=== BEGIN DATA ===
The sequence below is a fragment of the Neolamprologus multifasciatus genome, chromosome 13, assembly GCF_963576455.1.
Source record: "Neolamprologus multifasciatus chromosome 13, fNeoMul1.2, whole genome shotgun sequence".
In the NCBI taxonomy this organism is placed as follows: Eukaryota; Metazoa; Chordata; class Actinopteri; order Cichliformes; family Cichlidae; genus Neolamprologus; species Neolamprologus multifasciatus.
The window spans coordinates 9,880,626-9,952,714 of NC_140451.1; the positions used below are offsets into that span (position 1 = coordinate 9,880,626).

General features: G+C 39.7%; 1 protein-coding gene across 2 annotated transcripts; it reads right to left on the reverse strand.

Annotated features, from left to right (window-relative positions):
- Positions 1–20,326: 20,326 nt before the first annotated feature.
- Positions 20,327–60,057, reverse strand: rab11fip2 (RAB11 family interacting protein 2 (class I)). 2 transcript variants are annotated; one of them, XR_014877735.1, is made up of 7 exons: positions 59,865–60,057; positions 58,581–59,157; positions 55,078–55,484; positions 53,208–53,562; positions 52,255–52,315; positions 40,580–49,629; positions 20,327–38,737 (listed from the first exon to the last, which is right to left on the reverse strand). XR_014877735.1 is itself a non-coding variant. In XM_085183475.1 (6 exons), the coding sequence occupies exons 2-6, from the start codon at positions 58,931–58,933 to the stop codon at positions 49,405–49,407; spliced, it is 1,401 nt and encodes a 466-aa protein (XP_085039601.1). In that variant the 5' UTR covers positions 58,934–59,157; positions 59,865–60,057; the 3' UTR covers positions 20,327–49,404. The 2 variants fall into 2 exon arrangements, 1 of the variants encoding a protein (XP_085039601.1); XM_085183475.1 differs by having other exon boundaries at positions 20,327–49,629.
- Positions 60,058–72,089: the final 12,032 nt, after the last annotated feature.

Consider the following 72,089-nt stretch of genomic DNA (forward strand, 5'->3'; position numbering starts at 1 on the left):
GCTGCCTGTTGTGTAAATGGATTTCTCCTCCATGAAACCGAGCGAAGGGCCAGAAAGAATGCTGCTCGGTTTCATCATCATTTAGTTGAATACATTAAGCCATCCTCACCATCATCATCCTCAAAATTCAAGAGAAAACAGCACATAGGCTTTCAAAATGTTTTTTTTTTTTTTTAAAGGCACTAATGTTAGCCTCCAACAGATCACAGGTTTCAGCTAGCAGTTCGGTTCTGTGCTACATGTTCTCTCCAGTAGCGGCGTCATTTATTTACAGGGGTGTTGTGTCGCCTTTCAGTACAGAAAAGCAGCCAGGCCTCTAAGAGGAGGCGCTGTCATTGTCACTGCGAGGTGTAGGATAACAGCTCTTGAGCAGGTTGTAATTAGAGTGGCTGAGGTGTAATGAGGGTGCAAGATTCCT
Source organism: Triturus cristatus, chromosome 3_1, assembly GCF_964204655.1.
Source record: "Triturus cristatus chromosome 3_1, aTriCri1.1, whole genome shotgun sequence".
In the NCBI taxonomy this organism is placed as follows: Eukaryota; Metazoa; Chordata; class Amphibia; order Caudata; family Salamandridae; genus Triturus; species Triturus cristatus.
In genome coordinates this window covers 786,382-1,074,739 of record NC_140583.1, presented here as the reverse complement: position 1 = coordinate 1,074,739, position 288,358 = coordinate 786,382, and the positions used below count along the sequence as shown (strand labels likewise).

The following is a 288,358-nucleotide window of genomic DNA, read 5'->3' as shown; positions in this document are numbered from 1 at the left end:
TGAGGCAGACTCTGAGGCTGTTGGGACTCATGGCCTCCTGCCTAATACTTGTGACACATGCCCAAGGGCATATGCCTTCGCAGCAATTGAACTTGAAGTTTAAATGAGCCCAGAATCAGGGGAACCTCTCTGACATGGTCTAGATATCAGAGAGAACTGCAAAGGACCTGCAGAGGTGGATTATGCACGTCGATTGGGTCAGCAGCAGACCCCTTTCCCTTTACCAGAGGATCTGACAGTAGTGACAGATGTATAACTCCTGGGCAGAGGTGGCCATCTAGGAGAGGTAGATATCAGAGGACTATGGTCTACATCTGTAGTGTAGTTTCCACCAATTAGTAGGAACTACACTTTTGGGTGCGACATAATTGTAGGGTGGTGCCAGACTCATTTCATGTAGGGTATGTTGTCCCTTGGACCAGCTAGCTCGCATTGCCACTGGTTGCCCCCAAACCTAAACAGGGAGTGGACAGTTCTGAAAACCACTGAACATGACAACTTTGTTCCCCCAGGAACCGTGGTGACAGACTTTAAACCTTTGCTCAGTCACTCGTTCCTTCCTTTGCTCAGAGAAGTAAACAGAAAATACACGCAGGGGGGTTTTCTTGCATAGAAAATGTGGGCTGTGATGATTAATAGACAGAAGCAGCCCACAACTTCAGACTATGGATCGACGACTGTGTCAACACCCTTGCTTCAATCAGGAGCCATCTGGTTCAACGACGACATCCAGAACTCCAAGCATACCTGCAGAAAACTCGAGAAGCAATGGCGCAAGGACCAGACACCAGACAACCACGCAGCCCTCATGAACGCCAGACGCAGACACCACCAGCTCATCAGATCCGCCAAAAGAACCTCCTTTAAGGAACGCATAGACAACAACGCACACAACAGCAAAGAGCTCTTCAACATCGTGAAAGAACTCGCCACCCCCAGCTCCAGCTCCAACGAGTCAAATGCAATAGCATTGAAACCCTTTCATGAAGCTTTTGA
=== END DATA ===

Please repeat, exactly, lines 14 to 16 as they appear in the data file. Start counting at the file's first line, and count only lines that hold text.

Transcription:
In the NCBI taxonomy this organism is placed as follows: Eukaryota; Metazoa; Chordata; class Amphibia; order Caudata; family Salamandridae; genus Triturus; species Triturus cristatus.
In genome coordinates this window covers 786,382-1,074,739 of record NC_140583.1, presented here as the reverse complement: position 1 = coordinate 1,074,739, position 288,358 = coordinate 786,382, and the positions used below count along the sequence as shown (strand labels likewise).

The following is a 288,358-nucleotide window of genomic DNA, read 5'->3' as shown; positions in this document are numbered from 1 at the left end: